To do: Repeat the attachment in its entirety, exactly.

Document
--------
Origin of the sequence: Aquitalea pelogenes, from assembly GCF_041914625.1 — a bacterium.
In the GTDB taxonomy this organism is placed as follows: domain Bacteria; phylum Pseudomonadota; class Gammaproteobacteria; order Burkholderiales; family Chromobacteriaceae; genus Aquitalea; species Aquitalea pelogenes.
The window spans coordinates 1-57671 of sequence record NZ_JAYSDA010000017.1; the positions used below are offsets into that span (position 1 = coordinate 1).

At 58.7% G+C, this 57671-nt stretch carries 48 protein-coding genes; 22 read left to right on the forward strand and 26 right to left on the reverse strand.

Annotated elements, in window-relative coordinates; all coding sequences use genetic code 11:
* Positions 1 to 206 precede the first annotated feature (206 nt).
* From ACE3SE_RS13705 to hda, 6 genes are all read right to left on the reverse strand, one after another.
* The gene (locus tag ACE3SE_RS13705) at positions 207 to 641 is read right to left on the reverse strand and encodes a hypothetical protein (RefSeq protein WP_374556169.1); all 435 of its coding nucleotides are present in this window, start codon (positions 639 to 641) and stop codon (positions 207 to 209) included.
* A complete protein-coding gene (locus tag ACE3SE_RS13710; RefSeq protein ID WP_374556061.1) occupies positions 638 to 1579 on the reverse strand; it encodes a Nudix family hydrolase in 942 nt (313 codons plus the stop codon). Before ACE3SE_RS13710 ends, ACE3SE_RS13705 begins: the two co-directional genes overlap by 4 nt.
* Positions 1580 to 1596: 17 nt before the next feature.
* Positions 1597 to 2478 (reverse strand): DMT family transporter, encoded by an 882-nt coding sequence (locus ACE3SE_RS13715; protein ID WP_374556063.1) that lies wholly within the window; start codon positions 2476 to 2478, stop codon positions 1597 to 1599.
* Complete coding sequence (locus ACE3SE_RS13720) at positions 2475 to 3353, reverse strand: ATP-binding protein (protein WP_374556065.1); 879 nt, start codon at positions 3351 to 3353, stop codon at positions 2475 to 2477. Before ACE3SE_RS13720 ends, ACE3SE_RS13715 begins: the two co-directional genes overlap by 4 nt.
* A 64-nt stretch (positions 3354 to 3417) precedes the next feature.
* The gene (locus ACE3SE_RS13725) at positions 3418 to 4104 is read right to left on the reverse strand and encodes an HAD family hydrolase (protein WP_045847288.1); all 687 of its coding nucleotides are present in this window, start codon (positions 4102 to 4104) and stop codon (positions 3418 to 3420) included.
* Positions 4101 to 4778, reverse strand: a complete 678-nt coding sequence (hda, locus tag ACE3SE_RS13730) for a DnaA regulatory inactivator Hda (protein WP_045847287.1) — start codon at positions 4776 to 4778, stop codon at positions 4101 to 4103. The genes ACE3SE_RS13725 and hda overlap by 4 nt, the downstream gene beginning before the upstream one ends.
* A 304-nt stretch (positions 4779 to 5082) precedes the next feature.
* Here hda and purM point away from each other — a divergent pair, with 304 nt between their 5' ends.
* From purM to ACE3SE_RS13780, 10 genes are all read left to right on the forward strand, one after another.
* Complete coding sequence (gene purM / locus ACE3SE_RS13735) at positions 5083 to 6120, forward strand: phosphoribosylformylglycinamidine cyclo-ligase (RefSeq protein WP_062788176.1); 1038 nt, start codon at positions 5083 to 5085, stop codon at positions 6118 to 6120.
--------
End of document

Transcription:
Origin of the sequence: Aquitalea pelogenes, from assembly GCF_041914625.1 — a bacterium.
In the GTDB taxonomy this organism is placed as follows: domain Bacteria; phylum Pseudomonadota; class Gammaproteobacteria; order Burkholderiales; family Chromobacteriaceae; genus Aquitalea; species Aquitalea pelogenes.
The window spans coordinates 1-57671 of sequence record NZ_JAYSDA010000017.1; the positions used below are offsets into that span (position 1 = coordinate 1).

At 58.7% G+C, this 57671-nt stretch carries 48 protein-coding genes; 22 read left to right on the forward strand and 26 right to left on the reverse strand.

Annotated elements, in window-relative coordinates; all coding sequences use genetic code 11:
* Positions 1 to 206 precede the first annotated feature (206 nt).
* From ACE3SE_RS13705 to hda, 6 genes are all read right to left on the reverse strand, one after another.
* The gene (locus tag ACE3SE_RS13705) at positions 207 to 641 is read right to left on the reverse strand and encodes a hypothetical protein (RefSeq protein WP_374556169.1); all 435 of its coding nucleotides are present in this window, start codon (positions 639 to 641) and stop codon (positions 207 to 209) included.
* A complete protein-coding gene (locus tag ACE3SE_RS13710; RefSeq protein ID WP_374556061.1) occupies positions 638 to 1579 on the reverse strand; it encodes a Nudix family hydrolase in 942 nt (313 codons plus the stop codon). Before ACE3SE_RS13710 ends, ACE3SE_RS13705 begins: the two co-directional genes overlap by 4 nt.
* Positions 1580 to 1596: 17 nt before the next feature.
* Positions 1597 to 2478 (reverse strand): DMT family transporter, encoded by an 882-nt coding sequence (locus ACE3SE_RS13715; protein ID WP_374556063.1) that lies wholly within the window; start codon positions 2476 to 2478, stop codon positions 1597 to 1599.
* Complete coding sequence (locus ACE3SE_RS13720) at positions 2475 to 3353, reverse strand: ATP-binding protein (protein WP_374556065.1); 879 nt, start codon at positions 3351 to 3353, stop codon at positions 2475 to 2477. Before ACE3SE_RS13720 ends, ACE3SE_RS13715 begins: the two co-directional genes overlap by 4 nt.
* A 64-nt stretch (positions 3354 to 3417) precedes the next feature.
* The gene (locus ACE3SE_RS13725) at positions 3418 to 4104 is read right to left on the reverse strand and encodes an HAD family hydrolase (protein WP_045847288.1); all 687 of its coding nucleotides are present in this window, start codon (positions 4102 to 4104) and stop codon (positions 3418 to 3420) included.
* Positions 4101 to 4778, reverse strand: a complete 678-nt coding sequence (hda, locus tag ACE3SE_RS13730) for a DnaA regulatory inactivator Hda (protein WP_045847287.1) — start codon at positions 4776 to 4778, stop codon at positions 4101 to 4103. The genes ACE3SE_RS13725 and hda overlap by 4 nt, the downstream gene beginning before the upstream one ends.
* A 304-nt stretch (positions 4779 to 5082) precedes the next feature.
* Here hda and purM point away from each other — a divergent pair, with 304 nt between their 5' ends.
* From purM to ACE3SE_RS13780, 10 genes are all read left to right on the forward strand, one after another.
* Complete coding sequence (gene purM / locus ACE3SE_RS13735) at positions 5083 to 6120, forward strand: phosphoribosylformylglycinamidine cyclo-ligase (RefSeq protein WP_062788176.1); 1038 nt, start codon at positions 5083 to 5085, stop codon at positions 6118 to 6120.